The call was painful. Steacy, a professional photographer, had spent the last three years chronicling financial hardship at the Inquirer for a project he called Deadline. Starting in 2009, he began capturing images that depicted the Inquirer’s struggle to survive during an era of diminished ad revenue: vacant desks, trash bins piled high with newsprint, an old typewriter being used as a bookend. Steacy took a break from the project for a month. When he came back, the first image he captured was of his dad’s old desk. Read more


Print magazine doubles its fundraising goal

All Digitocracy

Last week, HRDCVR, a project to create “a book-shaped magazine by and for the new everyone” more than doubled funding goals on Kickstarter, raising $67,230 from 516 backers. On Monday, Emiley Mallory wrote about the magazine and its founders, journalists Danyel Smith and Elliott Wilson, for All Digitocracy.

The magazine, with just one issue planned, will come out Nov. 28.

HRDCVR’s mission is to challenge the lack of variety in society’s narrative and to bring more diverse communities forward. HRDCVR is, in essence, an ode to the culture. It’s not solely a hip-hop magazine and it’s not just about politics either, Smith said.

Wilson is a host and a television producer who runs the popular and influential website, Rap Radar. Smith is the former editor-in-chief of VIBE and was the first black editor at Billboard.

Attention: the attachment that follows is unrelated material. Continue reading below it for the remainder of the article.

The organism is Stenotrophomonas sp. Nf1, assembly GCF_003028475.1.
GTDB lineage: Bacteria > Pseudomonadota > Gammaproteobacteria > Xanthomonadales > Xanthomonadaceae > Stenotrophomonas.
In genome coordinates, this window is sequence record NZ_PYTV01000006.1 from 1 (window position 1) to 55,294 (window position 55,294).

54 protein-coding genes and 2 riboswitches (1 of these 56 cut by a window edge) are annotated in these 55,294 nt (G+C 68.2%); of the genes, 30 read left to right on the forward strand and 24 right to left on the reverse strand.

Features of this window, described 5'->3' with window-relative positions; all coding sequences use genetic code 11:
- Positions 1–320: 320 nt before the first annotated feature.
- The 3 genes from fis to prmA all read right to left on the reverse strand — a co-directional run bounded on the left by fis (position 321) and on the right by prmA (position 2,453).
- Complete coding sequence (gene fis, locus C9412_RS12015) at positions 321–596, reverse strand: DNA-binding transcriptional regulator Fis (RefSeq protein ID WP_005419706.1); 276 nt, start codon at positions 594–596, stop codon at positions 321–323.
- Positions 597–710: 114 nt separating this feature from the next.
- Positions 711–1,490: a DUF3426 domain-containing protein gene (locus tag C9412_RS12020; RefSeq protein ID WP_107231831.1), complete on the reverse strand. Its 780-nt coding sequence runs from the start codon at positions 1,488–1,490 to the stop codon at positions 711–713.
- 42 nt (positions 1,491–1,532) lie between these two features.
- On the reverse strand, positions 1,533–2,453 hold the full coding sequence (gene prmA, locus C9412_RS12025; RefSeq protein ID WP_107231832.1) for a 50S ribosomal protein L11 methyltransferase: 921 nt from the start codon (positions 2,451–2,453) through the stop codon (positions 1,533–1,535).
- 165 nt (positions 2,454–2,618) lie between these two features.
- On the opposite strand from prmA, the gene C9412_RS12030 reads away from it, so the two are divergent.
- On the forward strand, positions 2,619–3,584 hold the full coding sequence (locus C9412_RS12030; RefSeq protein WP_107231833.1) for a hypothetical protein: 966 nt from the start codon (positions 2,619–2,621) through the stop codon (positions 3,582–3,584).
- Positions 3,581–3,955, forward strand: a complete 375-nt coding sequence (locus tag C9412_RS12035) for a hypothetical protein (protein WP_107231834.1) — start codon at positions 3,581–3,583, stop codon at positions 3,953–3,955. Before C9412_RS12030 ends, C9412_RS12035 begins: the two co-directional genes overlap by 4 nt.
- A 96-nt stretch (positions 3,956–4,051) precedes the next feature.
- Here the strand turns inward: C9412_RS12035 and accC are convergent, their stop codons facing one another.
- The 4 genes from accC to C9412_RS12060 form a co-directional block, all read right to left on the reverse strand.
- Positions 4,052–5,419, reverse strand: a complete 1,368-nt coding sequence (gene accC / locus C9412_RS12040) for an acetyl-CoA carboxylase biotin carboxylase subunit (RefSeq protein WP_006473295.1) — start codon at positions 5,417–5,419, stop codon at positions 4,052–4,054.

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CIR raises funds for investigation into ‘neighborhood NSA’

The Center for Investigative Reporting hopes to raise $25,000 to report on surveillance by local authorities, a practice speeded by technological improvements and federal money. Subscribers get benefits on a sliding scale — from a tote bag and a tour of CIR’s newsroom if you donate $350 to email alerts when new stories go up if you pledge $5 per month.

Beacon, which is handling fundraising for the series, refers to those alerts as “subscriptions,” but CIR spokesperson Lisa Cohen tells Poynter any stories that come from this project will be available on the CIR website, and “CIR will be working with partners as the stories warrant,” Cohen writes.

“During the past year, we’ve learned a lot about the federal government’s surveillance program, but we still know very little about how local police collect and mine data,” CIR reporter Amanda Pike says in a video accompanying the pitch. Read more


Live chat replay: Will crowdfunding finance journalists?

The startup Beacon, one of the newer efforts to fund independent journalists, says it has signed up 100 journalists and several thousand subscribers.

Shane Bauer is now featured on the site, trying to attract funding so that he can cover U.S. prisons for a year. As of Tuesday night, $14,520 had been raised, 19 percent of his goal. The post says a backer has pledged to match up to $37,500. Bauer has a little more than three weeks to raise what he needs. Contributors will get access to Bauer’s stories and all the other stories on the site.